Town of Eagle rethinking economic development |

Town of Eagle rethinking economic development

This illustration depicts a riverfront park at the truck parking area west of Chambers Park in Eagle. The town of Eagle plans to present a sales tax increase to its voters April 5 to finance the park development.
Special to the Daily |

EAGLE — Conventional wisdom has dictated that communities interested in economic development should concentrate on building infrastructure to attract largely retail operations.

But what if the best way to attract new business is to make sure your town is cool? What if the most effective form of economic development is to have the type of community where people really want to live? What if economic development is a bigger-picture goal than simply increasing sales tax revenues?

That’s the premise proposed by Clark Anderson of the Sonoran Institute during the recent Eagle 20/20 presentation.

As a native of Edwards, Anderson said he has long been interested in the greater Eagle community. The Sonoran Institute, where he works, has been studying the area for the past few years, ever since the town was part of a Sonoran Institute report about communities in the mountain west region of the country.

According to its website, the Sonoran Institute is a nonprofit organization founded in 1990 to work “across the rapidly changing West to conserve and restore natural and cultural assets and to promote better management of growth and change. The Institute’s community-based approach emphasizes collaboration, civil dialogue, sound information, local knowledge, practical solutions and big-picture thinking.”

In that big picture, Anderson said Eagle’s best bet to build a resilient economy is to find the balance between commercial, job and community development. He said Eagle needs to make sure it invests in maintaining a great lifestyle for its residents because that is what attracts people, who in turn develop business.

“People don’t follow jobs, jobs follow people,” said Anderson.

Big ideas, little towns

To illustrate his premise, Anderson pointed to Altos Photonics, based in Bozeman, Montana. It’s an unlikely location for a company that specializes in lasers and laser products for research and industrial clients.

“I am pretty sure there isn’t a huge demand for lasers in downtown Bozeman,” said Anderson.

But the folks who came up with the business idea liked Bozeman, so that’s where they located their operation. Similarly CityPASS, the company that produces and sells discounted ticket packages to top tourist attractions in various North American metropolitan areas, is headquartered in Victor, Idaho.

“Places that are making smart decisions involving their assets are starting to see a pay off,” Anderson said.

He noted that in Colorado, communities involved in economic development initiatives are most often focused on the goal of increasing sales tax revenues. That’s because communities are largely reliant on sales tax for their operating funds. But he said by focusing solely on retail development, communities are missing the bigger picture. To build resilient economies, towns such as Eagle need to also think about good jobs and attainable housing, said Anderson.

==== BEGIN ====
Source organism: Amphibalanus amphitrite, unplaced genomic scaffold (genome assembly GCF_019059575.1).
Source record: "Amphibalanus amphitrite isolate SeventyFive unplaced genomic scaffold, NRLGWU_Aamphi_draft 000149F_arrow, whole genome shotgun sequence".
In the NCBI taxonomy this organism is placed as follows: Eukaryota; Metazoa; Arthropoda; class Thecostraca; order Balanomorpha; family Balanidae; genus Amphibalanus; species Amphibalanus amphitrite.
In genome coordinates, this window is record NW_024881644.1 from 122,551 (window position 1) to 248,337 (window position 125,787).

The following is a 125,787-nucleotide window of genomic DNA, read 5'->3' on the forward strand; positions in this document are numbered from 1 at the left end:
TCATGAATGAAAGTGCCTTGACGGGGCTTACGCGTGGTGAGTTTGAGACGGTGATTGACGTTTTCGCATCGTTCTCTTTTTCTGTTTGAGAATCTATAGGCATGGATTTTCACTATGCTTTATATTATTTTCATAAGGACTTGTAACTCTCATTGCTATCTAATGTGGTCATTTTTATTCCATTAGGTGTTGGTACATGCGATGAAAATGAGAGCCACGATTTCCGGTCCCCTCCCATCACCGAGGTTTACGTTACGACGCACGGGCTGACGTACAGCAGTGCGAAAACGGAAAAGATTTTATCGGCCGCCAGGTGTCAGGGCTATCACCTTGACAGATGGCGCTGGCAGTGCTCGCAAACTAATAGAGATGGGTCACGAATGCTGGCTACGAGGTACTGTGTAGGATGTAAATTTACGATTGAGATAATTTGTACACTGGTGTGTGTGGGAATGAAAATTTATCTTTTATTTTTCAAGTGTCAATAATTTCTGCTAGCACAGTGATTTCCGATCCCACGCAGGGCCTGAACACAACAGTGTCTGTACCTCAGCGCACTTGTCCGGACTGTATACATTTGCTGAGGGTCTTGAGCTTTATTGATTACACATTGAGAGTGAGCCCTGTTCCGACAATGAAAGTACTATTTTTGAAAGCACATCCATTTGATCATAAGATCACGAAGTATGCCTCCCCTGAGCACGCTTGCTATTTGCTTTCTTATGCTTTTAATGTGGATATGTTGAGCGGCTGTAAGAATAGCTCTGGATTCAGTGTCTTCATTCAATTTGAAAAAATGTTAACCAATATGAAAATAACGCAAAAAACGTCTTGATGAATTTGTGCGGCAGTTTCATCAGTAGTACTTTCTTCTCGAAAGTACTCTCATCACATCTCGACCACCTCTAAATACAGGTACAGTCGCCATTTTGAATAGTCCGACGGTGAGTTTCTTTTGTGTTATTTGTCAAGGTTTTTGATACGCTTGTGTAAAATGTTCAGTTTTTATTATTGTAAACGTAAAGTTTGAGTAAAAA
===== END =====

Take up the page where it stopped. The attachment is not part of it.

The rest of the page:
“People involved in economic development need to work more closely with people involved in community development. They both need to be on the same page,” he said.

Residents want to live in communities that are authentic and have character, Anderson said. They want their communities to have a sense of place, and they place a premium on pedestrian access and historic downtown areas. But meeting those desires usually isn’t an easy proposition.

Look to Rifle

Anderson said the community of Rifle is providing a road map for other towns struggling with downtown development challenges.

“One of the reasons they are focused on their downtown is because of the oil and gas cycle of boom and bust,” said Anderson.

Rifle is also taking on the challenge of finding balance between a traditional downtown core coupled with big box development on the Interstate 70 corridor, Anderson added. The community’s solutions aren’t perfect, but they reflect the twin goals of preserving the historic downtown while still functioning as a regional retail center, he said.

No big mistakes

In looking at Eagle, Anderson said the community hasn’t make any big mistakes.

“Eagle has some great assets to build on,”he said.

But there are plenty of challenges for the community as well.

“Eagle needs to decide what it wants to be,” said Anderson. “And once you decide what you want to be, you need to put all your energy into making it happen.”

Anyone who has lived through the past decade in Eagle knows deciding what the community wants to become can be a scrappy process. Eagle has both denied and approved a regional retail center, only to see that proposal fade away in the wake of the Great Recession. In the meantime, the community is checking off various infrastructure improvements — such as the Eby Creek roundabouts, the entry to town and replacement of downtown water and wastewater lines — that will position the community for redevelopment options or new business. Eagle has also developed a river corridor plan that contemplates both recreation uses along the Eagle River through town and future residential development that would provide housing options close to downtown. Anderson said these projects are examples of a more comprehensive economic development effort.

“It’s time for a fresh approach to economic development,” Anderson said. “It’s a garden, not planting a single tee. We have to start thinking in terms of economic development as a garden.”

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